The pertinent facts have not changed since the parties voluntarily dismissed the prior action. Therefore, the Court will start by adopting the recitation of facts from the Memorandum issued in conjunction with the Order granting Defendants' motion for summary judgment in Clark, No. 1:03-CV-268, Court File No. 19 at 2-8. On June 1, 2005, Plaintiff filed a new complaint pursuant to 42 U.S.C. § 1983 and 42 U.S.C. § 1988, alleging Defendants violated his rights under the First, Fourth, Fifth, Eighth, and Fourteenth Amendments to the United States Constitution when he was arrested on August 6, 2002. Plaintiff also alleges violations of state statutory and common law. Defendants move for partial summary judgment on all claims that were dismissed in the Court's order granting summary judgment in the previous case.
Plaintiff asserts several claims stemming from his arrest and detention in jail. Plaintiff claims (1) Roberson, individually and in his capacity as a member of the Bledsoe County Sheriff's Department, falsely arrested, falsely imprisoned, and maliciously prosecuted him in violation of his rights as guaranteed under the First, Fourth, Fifth, Eighth and Fourteenth Amendments to the United States Constitution, the laws of the State of Tennessee, and the common law. He also alleges Roberson is guilty of intentional assault. Finally, he alleges Defendants Swafford ("Swafford") and Bledsoe County, Tennessee are liable for the actions of their officers since they failed to properly train and supervise the officers; and (2) due to the conditions of confinement at the Bledsoe County Jail, he suffered injuries. Plaintiff claims Swafford and Bledsoe County, Tennessee are liable for his injuries since they were aware of the dangerousness of the jail.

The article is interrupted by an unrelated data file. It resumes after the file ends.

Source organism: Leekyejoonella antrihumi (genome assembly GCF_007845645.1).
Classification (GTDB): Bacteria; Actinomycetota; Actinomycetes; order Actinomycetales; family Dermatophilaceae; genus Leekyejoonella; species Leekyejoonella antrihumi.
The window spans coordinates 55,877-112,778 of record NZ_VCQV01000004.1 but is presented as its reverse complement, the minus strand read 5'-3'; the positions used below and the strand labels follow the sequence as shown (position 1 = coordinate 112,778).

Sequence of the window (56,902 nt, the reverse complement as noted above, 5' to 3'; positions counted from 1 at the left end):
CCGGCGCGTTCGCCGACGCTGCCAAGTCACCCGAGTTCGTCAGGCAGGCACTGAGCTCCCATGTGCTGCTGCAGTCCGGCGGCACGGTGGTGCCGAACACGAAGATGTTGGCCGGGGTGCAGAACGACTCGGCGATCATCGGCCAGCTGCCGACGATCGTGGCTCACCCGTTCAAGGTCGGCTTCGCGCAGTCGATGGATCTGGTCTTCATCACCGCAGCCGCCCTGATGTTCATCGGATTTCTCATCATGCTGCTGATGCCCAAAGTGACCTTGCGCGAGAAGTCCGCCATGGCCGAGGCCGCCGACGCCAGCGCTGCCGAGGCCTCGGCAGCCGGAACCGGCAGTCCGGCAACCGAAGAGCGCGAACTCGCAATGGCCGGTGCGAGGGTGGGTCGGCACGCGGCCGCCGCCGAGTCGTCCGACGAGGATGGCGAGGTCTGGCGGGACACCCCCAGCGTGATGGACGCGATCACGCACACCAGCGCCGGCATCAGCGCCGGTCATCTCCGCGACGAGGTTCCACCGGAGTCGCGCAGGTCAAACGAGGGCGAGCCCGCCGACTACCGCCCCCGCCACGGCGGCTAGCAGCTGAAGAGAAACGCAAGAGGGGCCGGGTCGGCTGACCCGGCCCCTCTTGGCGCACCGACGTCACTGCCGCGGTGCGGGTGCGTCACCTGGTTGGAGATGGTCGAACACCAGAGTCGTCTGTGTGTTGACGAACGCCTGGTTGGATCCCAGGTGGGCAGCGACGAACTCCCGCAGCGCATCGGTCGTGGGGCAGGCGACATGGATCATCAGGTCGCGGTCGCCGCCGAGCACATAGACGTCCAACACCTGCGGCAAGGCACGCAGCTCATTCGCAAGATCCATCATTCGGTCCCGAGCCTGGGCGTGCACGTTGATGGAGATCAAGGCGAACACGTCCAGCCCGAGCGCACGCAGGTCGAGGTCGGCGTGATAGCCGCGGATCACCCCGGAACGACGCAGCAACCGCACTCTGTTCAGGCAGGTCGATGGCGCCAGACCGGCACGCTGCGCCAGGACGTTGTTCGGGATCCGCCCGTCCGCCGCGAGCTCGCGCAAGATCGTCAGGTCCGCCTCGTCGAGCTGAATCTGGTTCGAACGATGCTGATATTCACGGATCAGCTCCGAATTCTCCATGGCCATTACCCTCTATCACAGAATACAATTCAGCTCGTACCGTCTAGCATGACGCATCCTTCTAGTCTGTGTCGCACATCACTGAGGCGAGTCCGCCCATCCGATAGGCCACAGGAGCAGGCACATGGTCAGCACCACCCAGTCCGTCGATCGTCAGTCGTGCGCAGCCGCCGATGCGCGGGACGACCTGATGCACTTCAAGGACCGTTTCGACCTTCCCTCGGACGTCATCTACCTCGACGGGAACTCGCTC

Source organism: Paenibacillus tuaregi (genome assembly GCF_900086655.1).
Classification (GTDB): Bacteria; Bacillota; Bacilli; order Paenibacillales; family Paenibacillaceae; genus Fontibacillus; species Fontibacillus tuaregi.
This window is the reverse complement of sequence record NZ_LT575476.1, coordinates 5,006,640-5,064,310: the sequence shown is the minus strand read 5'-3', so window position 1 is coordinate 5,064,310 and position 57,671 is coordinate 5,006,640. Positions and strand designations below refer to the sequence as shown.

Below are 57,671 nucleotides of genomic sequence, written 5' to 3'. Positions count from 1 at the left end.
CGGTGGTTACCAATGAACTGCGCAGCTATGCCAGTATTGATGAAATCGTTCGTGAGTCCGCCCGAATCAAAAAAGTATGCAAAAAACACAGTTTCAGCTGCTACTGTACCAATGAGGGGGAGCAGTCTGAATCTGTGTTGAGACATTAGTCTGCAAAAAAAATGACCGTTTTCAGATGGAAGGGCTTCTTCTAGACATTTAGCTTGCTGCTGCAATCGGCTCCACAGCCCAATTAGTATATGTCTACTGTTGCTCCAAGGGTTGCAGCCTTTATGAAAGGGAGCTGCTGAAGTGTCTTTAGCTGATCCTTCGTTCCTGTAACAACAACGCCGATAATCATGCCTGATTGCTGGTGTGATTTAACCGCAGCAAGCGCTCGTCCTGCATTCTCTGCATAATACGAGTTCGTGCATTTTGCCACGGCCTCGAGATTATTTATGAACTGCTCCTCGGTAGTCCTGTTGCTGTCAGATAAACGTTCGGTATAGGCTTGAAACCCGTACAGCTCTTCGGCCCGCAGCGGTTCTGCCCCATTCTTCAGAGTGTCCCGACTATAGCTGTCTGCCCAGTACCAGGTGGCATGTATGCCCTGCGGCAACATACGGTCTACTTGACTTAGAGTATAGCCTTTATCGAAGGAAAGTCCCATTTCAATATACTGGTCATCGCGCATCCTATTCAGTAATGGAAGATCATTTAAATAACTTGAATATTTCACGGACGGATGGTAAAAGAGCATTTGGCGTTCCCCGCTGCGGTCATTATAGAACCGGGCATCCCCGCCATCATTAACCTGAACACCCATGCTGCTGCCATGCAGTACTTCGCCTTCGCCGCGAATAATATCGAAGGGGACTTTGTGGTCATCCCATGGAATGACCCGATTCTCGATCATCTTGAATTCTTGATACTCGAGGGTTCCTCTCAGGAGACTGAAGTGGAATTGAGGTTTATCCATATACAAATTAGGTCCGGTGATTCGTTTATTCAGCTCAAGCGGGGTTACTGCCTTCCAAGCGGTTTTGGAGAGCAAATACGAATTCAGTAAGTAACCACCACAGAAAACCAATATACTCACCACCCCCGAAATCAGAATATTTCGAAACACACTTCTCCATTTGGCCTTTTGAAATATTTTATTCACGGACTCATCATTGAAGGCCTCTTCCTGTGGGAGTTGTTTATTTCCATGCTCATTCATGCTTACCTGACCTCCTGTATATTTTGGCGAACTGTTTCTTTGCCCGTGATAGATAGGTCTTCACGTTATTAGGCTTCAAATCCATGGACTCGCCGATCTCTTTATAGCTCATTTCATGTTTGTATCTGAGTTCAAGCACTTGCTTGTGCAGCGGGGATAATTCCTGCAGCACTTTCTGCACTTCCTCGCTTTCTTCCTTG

Defendants move for partial summary judgment on all of Plaintiff's claims, except the claims that remained after the Court granted, in part, Plaintiff's motion for reconsideration. Much of Defendants' argument mistakenly rests on the theory of res judicata, based on the Court's prior ruling on Defendants' motion for summary judgment in Clark , No. 1:03-CV-268, Court File Nos. 19, 20. Defendants erroneously assume this case is a separate case from the earlier one. The error of Defendants' assumption is demonstrated by an examination of the elements of res judicata. This defense bars future litigation based upon prior litigation only if each of the following elements is met:
(1) a final decision on the merits by a court of competent jurisdiction; (2) a subsequent action between the same parties or their "privies"; (3) an issue in the subsequent action which was litigated or which should have been litigated in the prior action; and (4) an identity of the causes of action.
Browning v. Levy, 283 F.3d 761, 771 (6th Cir.2002) (quoting Bittinger v. Tecumseh Prods. Co., 123 F.3d 877, 880 (6th Cir.1997)).
In this case, obviously none of the elements of res judicata is met. In the prior action, this Court did not issue a final decision on the merits insofar as it granted summary judgment. Ohio Nat'l Life Ins. Co. v. United States, 922 F.2d 320, 325 (6th Cir.1990). There has been no "subsequent action" between the parties, no "prior action," and ...